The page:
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Posts tagged "Iowa"

h/t: Scott Keyes at Think Progress Elections


If a Republican who aspires to national office can’t understand plain English, should they be allowed to even run, much less be elected? That’s the question I asked when I heard about Iowa’s Senate candidate Joni Ernst calling the UCSB shootings an “unfortunate accident.”

There’s nothing accidental about a rage-filled asshole with a few semi-automatic weapons picking off women standing on a sidewalk. Nothing accidental about that at all. It’s a wanton act of premeditated murder, enabled by the NRA and gun nuts across this nation. Ernst whitewashed it to pander to her bloodthirsty keepers, and now she needs to own it and be disqualified from ever holding national office.

During the debate, a viewer questioned whether she would change her ad which shows Ernst on a firing range promising to unload on Obamacare. TPM:

The moderator then asked Ernst if she would change the ad or its timing in light of the UCSB shooting.

"I would not — no. This unfortunate accident happened after the ad, but it does highlight that I want to get rid of, repeal, and replace Bruce Braley’s Obamacare," Ernst replied, referring to a Democratic Senate candidate. "And it also shows that I am a strong supporter of the Second Amendment. That is a fundamental right."

read more

H/T: Miranda Blue at RWW

Conservative media figures that embody messages of misogyny and hate will take center stage at a GOP candidate forum in Iowa, despite the party’s own acknowledgment that future electoral victories hinge upon the development of a more tolerant platform.

After Mitt Romney’s loss in the 2012 presidential election, the Republican National Committee drafted a series of recommendations on how to evolve and grow the party into a force that can win consistently in the 21st century. To a large extent, the plan recommended reaching out to women and minorities, after Democrats won both groups by healthy margins that year. The RNC report recommended ”developing a forward-leaning vision for voting Republican that appeals to women.” It went on to suggest that the party needs “to campaign among Hispanic, black, Asian, and gay Americans and demonstrate that we care about them, too.”

But in a move that seems in total opposition to those recommendations, the Iowa Republican candidates for U.S. Senate, as well as Republican Gov. Terry Branstad and Sen. Chuck Grassley (R-IA), have chosen to partner with Fox News contributor Erick Erickson, radio host Steve Deace, and The Family Leader, an anti-gay organization headed by Bob Vander Plaats, to conduct a forum for the candidates on April 25.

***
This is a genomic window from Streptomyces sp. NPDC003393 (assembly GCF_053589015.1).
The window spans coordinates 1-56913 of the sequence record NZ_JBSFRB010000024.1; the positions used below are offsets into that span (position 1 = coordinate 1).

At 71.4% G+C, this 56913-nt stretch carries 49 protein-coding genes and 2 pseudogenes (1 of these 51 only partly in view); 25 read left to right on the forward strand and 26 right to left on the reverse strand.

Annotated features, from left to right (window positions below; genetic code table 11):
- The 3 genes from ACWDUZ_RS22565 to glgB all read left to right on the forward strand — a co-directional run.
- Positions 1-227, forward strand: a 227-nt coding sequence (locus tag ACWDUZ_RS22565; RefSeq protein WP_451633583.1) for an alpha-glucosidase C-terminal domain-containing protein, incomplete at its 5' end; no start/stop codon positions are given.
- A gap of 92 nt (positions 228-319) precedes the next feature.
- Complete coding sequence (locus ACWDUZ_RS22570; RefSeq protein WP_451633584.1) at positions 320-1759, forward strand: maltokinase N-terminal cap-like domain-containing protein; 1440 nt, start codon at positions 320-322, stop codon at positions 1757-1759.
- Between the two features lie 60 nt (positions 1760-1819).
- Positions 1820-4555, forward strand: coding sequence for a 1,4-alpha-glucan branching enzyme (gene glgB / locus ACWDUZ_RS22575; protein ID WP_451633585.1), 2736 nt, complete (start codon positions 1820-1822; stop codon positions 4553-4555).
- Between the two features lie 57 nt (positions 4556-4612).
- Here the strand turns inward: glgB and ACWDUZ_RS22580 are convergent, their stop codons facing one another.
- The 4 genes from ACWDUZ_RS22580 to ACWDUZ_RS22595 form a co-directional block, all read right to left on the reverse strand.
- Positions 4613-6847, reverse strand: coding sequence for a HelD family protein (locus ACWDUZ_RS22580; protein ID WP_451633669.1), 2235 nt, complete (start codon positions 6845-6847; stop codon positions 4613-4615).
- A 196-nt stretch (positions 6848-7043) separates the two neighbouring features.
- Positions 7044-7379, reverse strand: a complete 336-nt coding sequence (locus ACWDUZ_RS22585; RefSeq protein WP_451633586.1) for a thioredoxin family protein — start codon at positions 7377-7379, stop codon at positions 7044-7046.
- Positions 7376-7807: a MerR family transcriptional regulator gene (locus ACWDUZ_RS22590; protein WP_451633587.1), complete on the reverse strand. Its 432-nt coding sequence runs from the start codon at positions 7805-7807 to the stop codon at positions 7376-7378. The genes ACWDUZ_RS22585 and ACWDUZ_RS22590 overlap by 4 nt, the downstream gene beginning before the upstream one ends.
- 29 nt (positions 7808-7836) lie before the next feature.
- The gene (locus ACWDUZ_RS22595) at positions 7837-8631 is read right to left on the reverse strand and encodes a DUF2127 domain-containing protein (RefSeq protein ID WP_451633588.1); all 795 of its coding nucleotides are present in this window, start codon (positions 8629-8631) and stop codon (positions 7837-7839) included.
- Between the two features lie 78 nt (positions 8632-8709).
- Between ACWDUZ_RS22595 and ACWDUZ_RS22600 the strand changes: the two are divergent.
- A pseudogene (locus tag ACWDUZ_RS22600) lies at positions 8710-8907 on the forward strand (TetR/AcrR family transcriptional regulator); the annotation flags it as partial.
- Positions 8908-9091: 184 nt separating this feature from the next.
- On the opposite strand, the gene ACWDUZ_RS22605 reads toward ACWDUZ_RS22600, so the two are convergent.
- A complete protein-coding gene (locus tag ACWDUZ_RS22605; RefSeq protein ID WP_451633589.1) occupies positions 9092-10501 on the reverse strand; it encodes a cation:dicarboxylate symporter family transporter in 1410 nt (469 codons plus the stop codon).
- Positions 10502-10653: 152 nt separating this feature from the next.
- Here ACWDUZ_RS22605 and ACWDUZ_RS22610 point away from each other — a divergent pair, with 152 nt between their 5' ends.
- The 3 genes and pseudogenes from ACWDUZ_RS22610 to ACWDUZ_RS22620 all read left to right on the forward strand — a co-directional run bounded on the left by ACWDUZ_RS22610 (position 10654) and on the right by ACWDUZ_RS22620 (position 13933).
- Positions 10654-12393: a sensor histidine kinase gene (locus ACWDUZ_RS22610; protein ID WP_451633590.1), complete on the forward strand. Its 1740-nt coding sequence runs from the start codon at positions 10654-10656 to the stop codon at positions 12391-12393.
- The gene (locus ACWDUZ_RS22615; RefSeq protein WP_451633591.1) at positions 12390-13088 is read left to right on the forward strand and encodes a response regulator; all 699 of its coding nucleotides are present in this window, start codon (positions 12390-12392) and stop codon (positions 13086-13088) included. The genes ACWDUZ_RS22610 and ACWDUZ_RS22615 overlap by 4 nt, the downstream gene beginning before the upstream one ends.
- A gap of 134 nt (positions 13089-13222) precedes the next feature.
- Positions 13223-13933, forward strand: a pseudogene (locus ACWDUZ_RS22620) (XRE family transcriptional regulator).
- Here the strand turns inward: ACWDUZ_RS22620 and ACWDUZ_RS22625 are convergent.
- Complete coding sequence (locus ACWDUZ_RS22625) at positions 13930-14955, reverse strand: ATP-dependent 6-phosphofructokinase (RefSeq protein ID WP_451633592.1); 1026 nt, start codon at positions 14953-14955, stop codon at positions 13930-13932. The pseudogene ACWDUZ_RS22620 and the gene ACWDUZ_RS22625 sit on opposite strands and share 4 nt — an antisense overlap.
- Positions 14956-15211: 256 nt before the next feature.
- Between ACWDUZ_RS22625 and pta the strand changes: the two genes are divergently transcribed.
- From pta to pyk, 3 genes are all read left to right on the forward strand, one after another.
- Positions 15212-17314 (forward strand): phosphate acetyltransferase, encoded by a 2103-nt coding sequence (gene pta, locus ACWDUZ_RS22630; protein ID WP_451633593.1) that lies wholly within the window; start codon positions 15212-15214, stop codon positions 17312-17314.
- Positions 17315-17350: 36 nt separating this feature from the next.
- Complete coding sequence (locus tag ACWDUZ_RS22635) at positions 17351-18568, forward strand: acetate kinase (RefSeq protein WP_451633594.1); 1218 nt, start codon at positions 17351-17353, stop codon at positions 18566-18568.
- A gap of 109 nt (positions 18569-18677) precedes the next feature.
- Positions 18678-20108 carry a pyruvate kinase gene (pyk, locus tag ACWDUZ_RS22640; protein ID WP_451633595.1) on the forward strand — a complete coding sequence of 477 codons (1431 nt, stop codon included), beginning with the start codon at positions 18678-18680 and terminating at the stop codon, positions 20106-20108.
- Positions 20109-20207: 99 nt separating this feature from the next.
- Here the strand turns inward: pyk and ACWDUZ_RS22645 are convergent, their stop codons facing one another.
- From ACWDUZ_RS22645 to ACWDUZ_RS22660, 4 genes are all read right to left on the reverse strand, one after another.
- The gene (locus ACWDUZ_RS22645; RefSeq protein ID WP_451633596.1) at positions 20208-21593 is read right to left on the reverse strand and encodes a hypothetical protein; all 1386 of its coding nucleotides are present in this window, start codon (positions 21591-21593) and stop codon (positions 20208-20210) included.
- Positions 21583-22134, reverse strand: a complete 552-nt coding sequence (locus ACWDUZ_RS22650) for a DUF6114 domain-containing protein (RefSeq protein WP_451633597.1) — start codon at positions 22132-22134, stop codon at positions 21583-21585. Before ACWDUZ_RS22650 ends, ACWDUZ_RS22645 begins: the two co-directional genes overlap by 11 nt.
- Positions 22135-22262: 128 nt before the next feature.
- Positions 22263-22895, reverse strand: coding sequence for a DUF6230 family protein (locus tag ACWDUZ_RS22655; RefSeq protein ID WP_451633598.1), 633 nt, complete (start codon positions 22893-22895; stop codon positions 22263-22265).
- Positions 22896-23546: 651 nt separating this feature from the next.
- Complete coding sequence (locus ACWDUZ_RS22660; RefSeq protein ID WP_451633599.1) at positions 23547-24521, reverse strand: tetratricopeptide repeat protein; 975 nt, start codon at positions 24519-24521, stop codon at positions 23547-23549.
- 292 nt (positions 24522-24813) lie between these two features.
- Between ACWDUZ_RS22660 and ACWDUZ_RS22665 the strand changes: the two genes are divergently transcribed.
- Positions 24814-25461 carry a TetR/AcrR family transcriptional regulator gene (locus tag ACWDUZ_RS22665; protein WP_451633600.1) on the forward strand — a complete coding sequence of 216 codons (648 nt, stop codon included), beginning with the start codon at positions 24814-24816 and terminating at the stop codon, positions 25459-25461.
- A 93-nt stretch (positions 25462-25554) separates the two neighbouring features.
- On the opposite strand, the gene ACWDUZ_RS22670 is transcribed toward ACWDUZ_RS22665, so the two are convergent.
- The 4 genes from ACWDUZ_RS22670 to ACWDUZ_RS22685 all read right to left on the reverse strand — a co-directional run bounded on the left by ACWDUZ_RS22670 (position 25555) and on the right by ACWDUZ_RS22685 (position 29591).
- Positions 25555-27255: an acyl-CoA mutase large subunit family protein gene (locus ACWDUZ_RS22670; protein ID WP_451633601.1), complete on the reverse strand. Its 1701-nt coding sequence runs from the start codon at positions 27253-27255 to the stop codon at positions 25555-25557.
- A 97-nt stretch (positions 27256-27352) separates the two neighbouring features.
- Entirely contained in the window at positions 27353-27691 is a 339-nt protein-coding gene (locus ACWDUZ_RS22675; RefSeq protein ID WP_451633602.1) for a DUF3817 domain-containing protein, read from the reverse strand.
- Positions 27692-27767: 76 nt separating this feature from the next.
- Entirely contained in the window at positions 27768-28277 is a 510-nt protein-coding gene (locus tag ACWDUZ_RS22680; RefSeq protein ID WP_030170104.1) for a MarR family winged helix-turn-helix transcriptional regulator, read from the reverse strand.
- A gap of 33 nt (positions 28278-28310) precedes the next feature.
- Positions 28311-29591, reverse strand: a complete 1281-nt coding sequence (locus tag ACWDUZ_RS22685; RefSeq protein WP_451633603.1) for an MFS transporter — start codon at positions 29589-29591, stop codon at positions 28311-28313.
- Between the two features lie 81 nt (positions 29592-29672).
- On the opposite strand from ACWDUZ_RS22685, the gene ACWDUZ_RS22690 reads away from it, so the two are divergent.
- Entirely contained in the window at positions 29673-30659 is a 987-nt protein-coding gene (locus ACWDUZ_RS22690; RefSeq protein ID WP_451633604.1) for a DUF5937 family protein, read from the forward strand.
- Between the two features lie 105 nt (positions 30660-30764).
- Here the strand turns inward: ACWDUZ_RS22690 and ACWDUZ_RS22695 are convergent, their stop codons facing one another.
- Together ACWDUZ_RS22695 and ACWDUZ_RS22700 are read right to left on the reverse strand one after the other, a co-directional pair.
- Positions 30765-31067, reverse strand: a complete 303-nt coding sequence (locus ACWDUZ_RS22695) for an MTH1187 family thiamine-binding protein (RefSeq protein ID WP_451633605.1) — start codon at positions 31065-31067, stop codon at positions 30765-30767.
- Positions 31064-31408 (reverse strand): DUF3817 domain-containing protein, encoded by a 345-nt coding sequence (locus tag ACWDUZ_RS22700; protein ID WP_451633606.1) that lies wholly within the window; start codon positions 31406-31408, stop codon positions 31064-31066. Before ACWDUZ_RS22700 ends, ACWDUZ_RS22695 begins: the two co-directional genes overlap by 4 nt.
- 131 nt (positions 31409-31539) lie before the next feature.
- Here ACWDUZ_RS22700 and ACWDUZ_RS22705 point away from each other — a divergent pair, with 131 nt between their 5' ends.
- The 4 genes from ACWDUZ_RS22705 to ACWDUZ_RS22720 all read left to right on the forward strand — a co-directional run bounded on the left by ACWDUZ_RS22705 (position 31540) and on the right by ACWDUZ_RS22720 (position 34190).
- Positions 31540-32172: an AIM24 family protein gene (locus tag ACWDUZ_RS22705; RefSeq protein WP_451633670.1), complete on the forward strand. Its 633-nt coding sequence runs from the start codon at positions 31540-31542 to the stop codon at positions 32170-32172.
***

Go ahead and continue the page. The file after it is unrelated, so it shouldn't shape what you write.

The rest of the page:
Despite his role as “moderator” for the event, Erickson’s far-right views on women and minorities are anything but moderate. Erickson has argued that businesses that serve gay couples are “aiding and abetting” sin, that proposed anti-discrimination laws are part of a war on Christians waged by “evil” gay rights activists, and that marriage equality is akin to incest. According to the pundit, gay people are definitely “on the road to hell.”

In fact, Erickson is scheduled to appear at an event for the Alliance Defending Freedom (ADF) on the night before the candidate forum. The ADF, whose work has been touted by Erickson, is an extreme anti-gay organization working to criminalize homosexuality. The event is billed as “An Evening with Erick Erickson,” making him a de facto spokesman for a group whose stances are so extreme even some of Erickson’s peers at Fox News have distanced themselves from them.

Erickson’s relationship with women’s issues is just as offensive — he is particularly hostile to the idea that women should help support a family financially. Erickson stated on his radio show in 2013 that “some women believe they can have it all, and that’s the crux of the problem,” and told Fox host Lou Dobbs that the recent increase in the number of female breadwinners is “concerning and troubling.” He elaborated on this point, saying, “When you look at biology, look at the natural world, the roles of a male and female in society, and the other animals, the male typically is the dominant role.”

But it’s not just Erickson. The Republican candidate forum will also feature a post-forum focus group moderated by radio host and Washington Times columnist Steve Deace.

Deace maintains strong anti-gay and anti-immigrant views. Most recently, he penned a column suggesting that President Obama and the media were using the story of Michael Sam, an openly gay NFL prospect from the University of Missouri, as an excuse to distract attention away from the 2012 attacks in Benghazi, Libya. He has also compared gay marriage to bank robbery and strongly opposes proposals like the DREAM Act that would aid longtime immigrant children in obtaining a college education.

And the forum itself is presented by The Family Leader, whose president Bob Vander Plaats has called gay people a “public health risk,” likened being gay to adultery and polygamy, and is a vocal supporter of the fringe birther movement.

If right-wing hate mongers like Erickson and Deace continue to be chosen to represent the party, GOP rebranding efforts are likely doomed.

h/t: Brian Powell at MMFA



Is Senate candidate Sam Clovis asshole of the day for saying if Obama were white, he’d have been impeached by now?

"I would say there are people in the House of Representatives right now that would very much like to take the opportunity to start the process," Clovis said of impeaching Obama. "And I think the reason that they’re not is because they’re concerned about the media."

"They’re concerned about the media in the context of how we would cover it because he’s a black president?" the Herald asked.

"Yes," Clovis responded.

There’s no grounds for impeaching Obama either, but why should that matter. The reason Obama hasn’t been impeached is because the House GOP is so worried about looking like racists. Mmhmm.

Photo source:


DES MOINES, Iowa (AP) — Democratic U.S. Senate candidate Bruce Braley is apologizing to Iowa Sen. Charles Grassley for comments recorded during a fundraiser in Texas in which the Democrat inferred Iowa’s senior senator was unfit to be Judiciary Committee Chairman.

h/t: Igor Volsky at Think Progress Economy


Rep. Tom Latham (R-Iowa) announced Tuesday that he won’t seek reelection in 2014, becoming the third member of the House in one day to announce his retirement.

"It is never a perfect time or a right time to step aside," Latham wrote in an e-mail to supporters. "But for me, this is the time. I want to share with you my decision that I will not be a candidate for any office in November of 2014."

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Rep. Tom Latham (R-Iowa) won’t seek reelection

h/t: TPM

The stigma and ignorance surrounding mental disabilities may have led the parents of teens who bullied a classmate with autism to blame the victim.